In 1997, Garry Kasparov, one of the greatest chess players in history, lost a chess match to a supercomputer called Deep Blue. Some years later Kasparov developed “advanced chess,” where a human and a computer team up to play against another human and computer. This mutation of chess is mutually beneficial: the human player has access to the computer’s ability to calculate moves, while the computer benefits from human intuition.
And IDA is off to a strong start. Total commitments reached $24.0 billion this year, more than double the average of the first year in IDA15 and IDA14. This is also over 40% higher than the average volume we saw for the first year of IDA16 and IDA17.
Part of the growth springs from how we set up IDA18, in response to calls from the G20 and international community for the World Bank Group to innovate in every way we can to help achieve the world’s Sustainable Development Goals for 2030. And
Collecting data in education can be a tricky business. After spending considerable resources to design a representative study, enlist and train data collectors, and organize the logistics of data collection, we want to ensure that we capture as true a picture of the situation on the ground as possible. This can be particularly challenging when we attempt to measure complex concepts, such as child development, learning outcomes, or the quality of an educational environment.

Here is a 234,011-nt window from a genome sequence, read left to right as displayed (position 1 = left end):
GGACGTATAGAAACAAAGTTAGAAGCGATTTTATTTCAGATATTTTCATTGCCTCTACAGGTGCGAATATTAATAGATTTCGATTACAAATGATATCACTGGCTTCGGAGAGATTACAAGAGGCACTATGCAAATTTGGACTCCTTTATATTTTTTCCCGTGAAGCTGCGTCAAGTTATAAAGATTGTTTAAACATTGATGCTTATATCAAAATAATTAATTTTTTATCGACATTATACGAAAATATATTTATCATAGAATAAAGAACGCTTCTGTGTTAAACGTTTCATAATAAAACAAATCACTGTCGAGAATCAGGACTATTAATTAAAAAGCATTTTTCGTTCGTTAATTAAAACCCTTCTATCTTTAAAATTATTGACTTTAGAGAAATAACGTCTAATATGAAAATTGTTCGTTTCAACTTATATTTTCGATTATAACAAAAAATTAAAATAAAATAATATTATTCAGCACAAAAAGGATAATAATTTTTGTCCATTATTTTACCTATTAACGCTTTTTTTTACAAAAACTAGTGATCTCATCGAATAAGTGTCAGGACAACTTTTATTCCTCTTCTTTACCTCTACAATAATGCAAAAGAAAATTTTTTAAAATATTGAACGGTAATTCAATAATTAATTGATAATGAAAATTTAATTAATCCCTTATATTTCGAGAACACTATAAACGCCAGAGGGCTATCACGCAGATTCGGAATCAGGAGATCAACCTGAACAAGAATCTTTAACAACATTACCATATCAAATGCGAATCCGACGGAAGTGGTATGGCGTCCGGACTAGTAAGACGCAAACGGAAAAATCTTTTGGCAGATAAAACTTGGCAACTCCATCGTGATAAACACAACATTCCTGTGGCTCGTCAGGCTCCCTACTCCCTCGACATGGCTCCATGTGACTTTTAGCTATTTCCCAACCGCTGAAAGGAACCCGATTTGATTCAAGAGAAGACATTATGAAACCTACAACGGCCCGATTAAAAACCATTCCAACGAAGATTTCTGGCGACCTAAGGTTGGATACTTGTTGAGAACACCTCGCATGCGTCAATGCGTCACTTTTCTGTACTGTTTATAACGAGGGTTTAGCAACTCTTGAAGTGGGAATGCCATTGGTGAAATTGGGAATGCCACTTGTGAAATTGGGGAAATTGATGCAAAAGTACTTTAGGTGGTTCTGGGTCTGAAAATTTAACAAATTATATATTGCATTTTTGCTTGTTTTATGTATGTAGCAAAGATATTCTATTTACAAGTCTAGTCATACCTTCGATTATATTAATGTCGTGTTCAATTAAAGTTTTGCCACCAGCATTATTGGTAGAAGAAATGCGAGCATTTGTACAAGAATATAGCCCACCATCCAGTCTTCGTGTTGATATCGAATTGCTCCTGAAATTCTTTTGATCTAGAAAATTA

Data can be biased by many factors. For example, the very act of observation by itself can influence behavior. How can we expect a teacher to behave “normally” when outsiders sit in her or his classroom taking detailed notes about everything they do? Social desirability bias, where subjects seek to represent themselves in the most positive light, is another common challenge. Asking a teacher, “Do you hit children in your classroom?” may elicit an intense denial, even if the teacher still has a cane in one hand and the ear of a misbehaving child in another.
What is the best single measure of a country’s import tariffs? As we know, countries don’t have a single tariff, but a landscape of tariffs and other trade barriers. For comparison purposes, it is useful to distill the array of tariffs down to a single number.
In terms of tariffs, there are two common ones: the simple average Most Favored Nation (MFN) applied tariff and the weighted average MFN applied tariff. (MFN is the tariff that WTO members and other favored partners receive.) Neither is perfect.